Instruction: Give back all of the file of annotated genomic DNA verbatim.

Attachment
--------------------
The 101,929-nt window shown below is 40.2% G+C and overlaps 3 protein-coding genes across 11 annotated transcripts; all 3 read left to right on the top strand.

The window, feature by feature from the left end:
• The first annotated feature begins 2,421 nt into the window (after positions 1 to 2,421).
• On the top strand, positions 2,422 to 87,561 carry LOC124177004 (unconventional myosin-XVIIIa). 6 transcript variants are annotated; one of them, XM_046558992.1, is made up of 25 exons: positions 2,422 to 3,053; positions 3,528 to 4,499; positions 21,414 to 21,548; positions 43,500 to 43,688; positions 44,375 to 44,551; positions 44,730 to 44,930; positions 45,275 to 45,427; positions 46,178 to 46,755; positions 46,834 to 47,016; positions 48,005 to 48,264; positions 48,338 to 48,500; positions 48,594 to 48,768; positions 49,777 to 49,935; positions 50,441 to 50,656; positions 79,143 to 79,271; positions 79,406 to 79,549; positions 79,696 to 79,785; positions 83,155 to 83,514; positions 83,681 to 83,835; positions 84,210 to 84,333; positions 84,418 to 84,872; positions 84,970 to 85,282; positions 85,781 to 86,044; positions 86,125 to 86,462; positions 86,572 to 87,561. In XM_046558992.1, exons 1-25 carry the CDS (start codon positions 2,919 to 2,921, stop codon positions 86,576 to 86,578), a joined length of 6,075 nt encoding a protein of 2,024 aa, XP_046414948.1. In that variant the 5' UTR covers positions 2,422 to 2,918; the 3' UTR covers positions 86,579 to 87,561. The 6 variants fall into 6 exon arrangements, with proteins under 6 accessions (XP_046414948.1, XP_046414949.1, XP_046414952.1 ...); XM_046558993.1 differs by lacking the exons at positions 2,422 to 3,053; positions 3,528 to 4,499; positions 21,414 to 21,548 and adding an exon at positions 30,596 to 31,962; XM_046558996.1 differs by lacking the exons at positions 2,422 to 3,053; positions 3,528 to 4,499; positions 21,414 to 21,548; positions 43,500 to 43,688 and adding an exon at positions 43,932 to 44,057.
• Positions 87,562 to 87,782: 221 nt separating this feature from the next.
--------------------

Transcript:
The 101,929-nt window shown below is 40.2% G+C and overlaps 3 protein-coding genes across 11 annotated transcripts; all 3 read left to right on the top strand.

The window, feature by feature from the left end:
• The first annotated feature begins 2,421 nt into the window (after positions 1 to 2,421).
• On the top strand, positions 2,422 to 87,561 carry LOC124177004 (unconventional myosin-XVIIIa). 6 transcript variants are annotated; one of them, XM_046558992.1, is made up of 25 exons: positions 2,422 to 3,053; positions 3,528 to 4,499; positions 21,414 to 21,548; positions 43,500 to 43,688; positions 44,375 to 44,551; positions 44,730 to 44,930; positions 45,275 to 45,427; positions 46,178 to 46,755; positions 46,834 to 47,016; positions 48,005 to 48,264; positions 48,338 to 48,500; positions 48,594 to 48,768; positions 49,777 to 49,935; positions 50,441 to 50,656; positions 79,143 to 79,271; positions 79,406 to 79,549; positions 79,696 to 79,785; positions 83,155 to 83,514; positions 83,681 to 83,835; positions 84,210 to 84,333; positions 84,418 to 84,872; positions 84,970 to 85,282; positions 85,781 to 86,044; positions 86,125 to 86,462; positions 86,572 to 87,561. In XM_046558992.1, exons 1-25 carry the CDS (start codon positions 2,919 to 2,921, stop codon positions 86,576 to 86,578), a joined length of 6,075 nt encoding a protein of 2,024 aa, XP_046414948.1. In that variant the 5' UTR covers positions 2,422 to 2,918; the 3' UTR covers positions 86,579 to 87,561. The 6 variants fall into 6 exon arrangements, with proteins under 6 accessions (XP_046414948.1, XP_046414949.1, XP_046414952.1 ...); XM_046558993.1 differs by lacking the exons at positions 2,422 to 3,053; positions 3,528 to 4,499; positions 21,414 to 21,548 and adding an exon at positions 30,596 to 31,962; XM_046558996.1 differs by lacking the exons at positions 2,422 to 3,053; positions 3,528 to 4,499; positions 21,414 to 21,548; positions 43,500 to 43,688 and adding an exon at positions 43,932 to 44,057.
• Positions 87,562 to 87,782: 221 nt separating this feature from the next.